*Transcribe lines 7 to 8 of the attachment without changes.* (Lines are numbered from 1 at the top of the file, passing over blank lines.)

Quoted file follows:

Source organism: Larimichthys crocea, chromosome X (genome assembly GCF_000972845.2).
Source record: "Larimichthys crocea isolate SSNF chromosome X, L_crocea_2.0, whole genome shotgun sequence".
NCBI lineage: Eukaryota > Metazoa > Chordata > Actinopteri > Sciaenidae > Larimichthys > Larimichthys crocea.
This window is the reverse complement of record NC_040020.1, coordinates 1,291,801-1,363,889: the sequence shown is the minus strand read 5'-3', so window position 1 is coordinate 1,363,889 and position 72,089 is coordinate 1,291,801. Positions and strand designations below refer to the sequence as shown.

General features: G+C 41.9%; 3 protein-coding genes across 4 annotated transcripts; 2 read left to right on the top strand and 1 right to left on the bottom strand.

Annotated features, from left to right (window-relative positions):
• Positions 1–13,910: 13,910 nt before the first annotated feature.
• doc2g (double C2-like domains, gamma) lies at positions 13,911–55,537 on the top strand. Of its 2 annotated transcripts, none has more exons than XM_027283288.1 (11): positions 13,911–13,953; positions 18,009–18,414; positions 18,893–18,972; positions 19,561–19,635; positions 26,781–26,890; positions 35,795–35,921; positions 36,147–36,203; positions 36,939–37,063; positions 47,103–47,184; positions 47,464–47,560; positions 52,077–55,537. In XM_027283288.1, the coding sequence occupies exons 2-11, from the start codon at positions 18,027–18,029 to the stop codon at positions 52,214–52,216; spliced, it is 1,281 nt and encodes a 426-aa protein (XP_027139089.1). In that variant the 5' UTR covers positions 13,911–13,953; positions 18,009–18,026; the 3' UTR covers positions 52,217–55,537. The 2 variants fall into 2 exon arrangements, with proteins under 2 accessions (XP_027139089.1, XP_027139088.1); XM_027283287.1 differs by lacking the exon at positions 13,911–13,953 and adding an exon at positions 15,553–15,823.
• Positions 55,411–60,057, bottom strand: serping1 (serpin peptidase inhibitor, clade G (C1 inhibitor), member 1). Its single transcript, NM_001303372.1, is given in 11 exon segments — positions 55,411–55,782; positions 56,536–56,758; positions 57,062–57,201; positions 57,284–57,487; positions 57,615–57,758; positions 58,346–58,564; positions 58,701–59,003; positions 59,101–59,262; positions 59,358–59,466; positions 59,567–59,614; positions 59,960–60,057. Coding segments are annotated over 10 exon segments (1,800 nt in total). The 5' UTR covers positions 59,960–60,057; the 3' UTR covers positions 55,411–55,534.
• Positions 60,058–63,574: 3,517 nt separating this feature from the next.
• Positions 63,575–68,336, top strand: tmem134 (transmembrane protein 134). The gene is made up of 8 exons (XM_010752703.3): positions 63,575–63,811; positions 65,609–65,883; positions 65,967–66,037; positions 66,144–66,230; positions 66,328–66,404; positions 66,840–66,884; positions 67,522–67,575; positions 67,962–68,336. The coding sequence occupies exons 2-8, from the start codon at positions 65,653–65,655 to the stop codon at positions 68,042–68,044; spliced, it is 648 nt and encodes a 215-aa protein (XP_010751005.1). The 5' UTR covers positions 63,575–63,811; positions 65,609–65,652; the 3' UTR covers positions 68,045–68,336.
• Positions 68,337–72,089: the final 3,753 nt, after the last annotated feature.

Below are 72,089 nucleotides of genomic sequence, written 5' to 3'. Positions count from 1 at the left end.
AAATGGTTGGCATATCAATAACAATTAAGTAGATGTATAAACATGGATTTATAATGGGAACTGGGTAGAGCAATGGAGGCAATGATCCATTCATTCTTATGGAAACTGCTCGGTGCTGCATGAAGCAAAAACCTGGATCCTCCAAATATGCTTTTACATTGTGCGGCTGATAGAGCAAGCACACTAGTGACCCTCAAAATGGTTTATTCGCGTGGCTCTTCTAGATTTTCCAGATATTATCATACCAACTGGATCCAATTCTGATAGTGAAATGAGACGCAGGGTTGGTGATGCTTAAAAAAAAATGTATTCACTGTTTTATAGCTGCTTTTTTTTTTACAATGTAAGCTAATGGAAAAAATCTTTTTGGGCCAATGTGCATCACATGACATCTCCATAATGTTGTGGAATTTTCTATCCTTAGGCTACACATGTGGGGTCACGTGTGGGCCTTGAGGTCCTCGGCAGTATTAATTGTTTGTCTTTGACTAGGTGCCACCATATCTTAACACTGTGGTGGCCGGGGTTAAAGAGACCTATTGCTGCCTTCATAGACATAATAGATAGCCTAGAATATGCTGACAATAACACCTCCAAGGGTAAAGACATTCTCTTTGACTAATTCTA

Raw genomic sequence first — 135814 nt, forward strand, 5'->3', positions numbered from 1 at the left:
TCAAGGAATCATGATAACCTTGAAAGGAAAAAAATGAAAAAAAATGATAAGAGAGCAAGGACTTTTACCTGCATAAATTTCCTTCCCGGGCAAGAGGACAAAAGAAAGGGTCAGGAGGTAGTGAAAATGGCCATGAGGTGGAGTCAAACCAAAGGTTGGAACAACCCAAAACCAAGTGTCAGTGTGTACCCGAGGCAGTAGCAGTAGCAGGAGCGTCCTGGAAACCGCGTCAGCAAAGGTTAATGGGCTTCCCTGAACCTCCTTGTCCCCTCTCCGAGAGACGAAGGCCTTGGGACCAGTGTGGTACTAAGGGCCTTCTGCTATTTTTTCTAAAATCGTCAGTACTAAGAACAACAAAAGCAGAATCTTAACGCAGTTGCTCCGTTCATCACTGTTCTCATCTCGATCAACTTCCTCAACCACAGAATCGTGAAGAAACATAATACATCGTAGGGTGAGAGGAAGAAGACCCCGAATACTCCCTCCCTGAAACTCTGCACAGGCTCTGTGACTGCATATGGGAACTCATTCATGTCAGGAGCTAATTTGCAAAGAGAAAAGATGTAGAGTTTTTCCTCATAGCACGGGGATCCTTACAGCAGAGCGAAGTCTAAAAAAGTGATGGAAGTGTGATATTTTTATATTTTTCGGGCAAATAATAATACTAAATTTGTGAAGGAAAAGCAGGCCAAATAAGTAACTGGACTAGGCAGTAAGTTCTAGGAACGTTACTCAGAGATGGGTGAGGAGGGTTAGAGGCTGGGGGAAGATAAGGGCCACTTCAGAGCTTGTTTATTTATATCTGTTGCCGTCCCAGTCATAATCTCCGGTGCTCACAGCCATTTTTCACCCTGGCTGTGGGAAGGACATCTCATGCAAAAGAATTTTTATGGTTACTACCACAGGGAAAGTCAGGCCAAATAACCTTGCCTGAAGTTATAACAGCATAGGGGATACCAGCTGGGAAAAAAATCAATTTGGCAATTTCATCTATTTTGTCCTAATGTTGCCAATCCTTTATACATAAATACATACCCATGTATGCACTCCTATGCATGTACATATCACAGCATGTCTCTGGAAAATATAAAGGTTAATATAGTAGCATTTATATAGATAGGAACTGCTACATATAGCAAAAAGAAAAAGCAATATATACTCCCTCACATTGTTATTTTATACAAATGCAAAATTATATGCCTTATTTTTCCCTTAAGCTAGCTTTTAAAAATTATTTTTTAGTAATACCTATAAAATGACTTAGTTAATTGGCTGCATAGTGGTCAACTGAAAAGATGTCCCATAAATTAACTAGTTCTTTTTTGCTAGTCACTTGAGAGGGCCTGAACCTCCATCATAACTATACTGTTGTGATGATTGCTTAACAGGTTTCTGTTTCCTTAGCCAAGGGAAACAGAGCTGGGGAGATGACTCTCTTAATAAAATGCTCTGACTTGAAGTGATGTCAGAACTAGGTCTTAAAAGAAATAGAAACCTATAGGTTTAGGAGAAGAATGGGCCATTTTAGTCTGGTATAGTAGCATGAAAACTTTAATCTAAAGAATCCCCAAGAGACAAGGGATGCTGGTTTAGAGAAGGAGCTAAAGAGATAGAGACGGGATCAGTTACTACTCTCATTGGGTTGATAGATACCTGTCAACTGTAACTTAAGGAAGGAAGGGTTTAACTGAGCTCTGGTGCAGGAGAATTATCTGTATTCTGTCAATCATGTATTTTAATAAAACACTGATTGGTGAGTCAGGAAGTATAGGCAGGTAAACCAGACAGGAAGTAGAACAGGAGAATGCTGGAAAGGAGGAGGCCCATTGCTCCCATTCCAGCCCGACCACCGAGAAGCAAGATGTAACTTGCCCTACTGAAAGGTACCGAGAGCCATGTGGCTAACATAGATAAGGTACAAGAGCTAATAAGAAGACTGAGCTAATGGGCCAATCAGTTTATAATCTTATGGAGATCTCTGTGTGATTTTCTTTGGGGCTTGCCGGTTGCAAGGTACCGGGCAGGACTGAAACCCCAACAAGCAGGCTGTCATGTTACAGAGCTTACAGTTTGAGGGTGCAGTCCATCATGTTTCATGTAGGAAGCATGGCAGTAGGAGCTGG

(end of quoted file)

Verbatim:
• Positions 1–13,910: 13,910 nt before the first annotated feature.
• doc2g (double C2-like domains, gamma) lies at positions 13,911–55,537 on the top strand. Of its 2 annotated transcripts, none has more exons than XM_027283288.1 (11): positions 13,911–13,953; positions 18,009–18,414; positions 18,893–18,972; positions 19,561–19,635; positions 26,781–26,890; positions 35,795–35,921; positions 36,147–36,203; positions 36,939–37,063; positions 47,103–47,184; positions 47,464–47,560; positions 52,077–55,537. In XM_027283288.1, the coding sequence occupies exons 2-11, from the start codon at positions 18,027–18,029 to the stop codon at positions 52,214–52,216; spliced, it is 1,281 nt and encodes a 426-aa protein (XP_027139089.1). In that variant the 5' UTR covers positions 13,911–13,953; positions 18,009–18,026; the 3' UTR covers positions 52,217–55,537. The 2 variants fall into 2 exon arrangements, with proteins under 2 accessions (XP_027139089.1, XP_027139088.1); XM_027283287.1 differs by lacking the exon at positions 13,911–13,953 and adding an exon at positions 15,553–15,823.